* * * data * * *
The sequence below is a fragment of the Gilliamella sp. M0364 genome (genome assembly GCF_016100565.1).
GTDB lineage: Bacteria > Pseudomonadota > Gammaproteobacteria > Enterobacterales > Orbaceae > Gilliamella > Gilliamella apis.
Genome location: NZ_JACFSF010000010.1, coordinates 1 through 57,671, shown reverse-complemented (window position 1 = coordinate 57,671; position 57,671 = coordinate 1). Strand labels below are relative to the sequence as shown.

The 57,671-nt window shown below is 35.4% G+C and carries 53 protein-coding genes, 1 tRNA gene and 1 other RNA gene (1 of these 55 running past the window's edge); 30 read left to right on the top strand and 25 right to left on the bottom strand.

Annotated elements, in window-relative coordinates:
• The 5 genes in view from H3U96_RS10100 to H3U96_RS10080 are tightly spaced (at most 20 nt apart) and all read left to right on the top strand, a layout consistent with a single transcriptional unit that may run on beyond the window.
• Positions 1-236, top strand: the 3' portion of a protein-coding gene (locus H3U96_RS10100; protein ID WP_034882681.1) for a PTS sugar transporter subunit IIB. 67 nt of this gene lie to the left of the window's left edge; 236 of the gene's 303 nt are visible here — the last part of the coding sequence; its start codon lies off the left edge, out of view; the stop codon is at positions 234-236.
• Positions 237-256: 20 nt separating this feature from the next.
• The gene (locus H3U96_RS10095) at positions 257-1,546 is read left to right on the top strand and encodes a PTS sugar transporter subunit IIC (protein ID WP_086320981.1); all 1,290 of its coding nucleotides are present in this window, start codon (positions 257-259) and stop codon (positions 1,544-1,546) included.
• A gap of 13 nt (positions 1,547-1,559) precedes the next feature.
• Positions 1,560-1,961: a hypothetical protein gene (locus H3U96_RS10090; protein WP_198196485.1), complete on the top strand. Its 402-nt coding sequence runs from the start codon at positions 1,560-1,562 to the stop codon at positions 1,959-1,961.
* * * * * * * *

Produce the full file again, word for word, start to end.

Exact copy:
The sequence below is a fragment of the Gilliamella sp. M0364 genome (genome assembly GCF_016100565.1).
GTDB lineage: Bacteria > Pseudomonadota > Gammaproteobacteria > Enterobacterales > Orbaceae > Gilliamella > Gilliamella apis.
Genome location: NZ_JACFSF010000010.1, coordinates 1 through 57,671, shown reverse-complemented (window position 1 = coordinate 57,671; position 57,671 = coordinate 1). Strand labels below are relative to the sequence as shown.

The 57,671-nt window shown below is 35.4% G+C and carries 53 protein-coding genes, 1 tRNA gene and 1 other RNA gene (1 of these 55 running past the window's edge); 30 read left to right on the top strand and 25 right to left on the bottom strand.

Annotated elements, in window-relative coordinates:
• The 5 genes in view from H3U96_RS10100 to H3U96_RS10080 are tightly spaced (at most 20 nt apart) and all read left to right on the top strand, a layout consistent with a single transcriptional unit that may run on beyond the window.
• Positions 1-236, top strand: the 3' portion of a protein-coding gene (locus H3U96_RS10100; protein ID WP_034882681.1) for a PTS sugar transporter subunit IIB. 67 nt of this gene lie to the left of the window's left edge; 236 of the gene's 303 nt are visible here — the last part of the coding sequence; its start codon lies off the left edge, out of view; the stop codon is at positions 234-236.
• Positions 237-256: 20 nt separating this feature from the next.
• The gene (locus H3U96_RS10095) at positions 257-1,546 is read left to right on the top strand and encodes a PTS sugar transporter subunit IIC (protein ID WP_086320981.1); all 1,290 of its coding nucleotides are present in this window, start codon (positions 257-259) and stop codon (positions 1,544-1,546) included.
• A gap of 13 nt (positions 1,547-1,559) precedes the next feature.
• Positions 1,560-1,961: a hypothetical protein gene (locus H3U96_RS10090; protein WP_198196485.1), complete on the top strand. Its 402-nt coding sequence runs from the start codon at positions 1,560-1,562 to the stop codon at positions 1,959-1,961.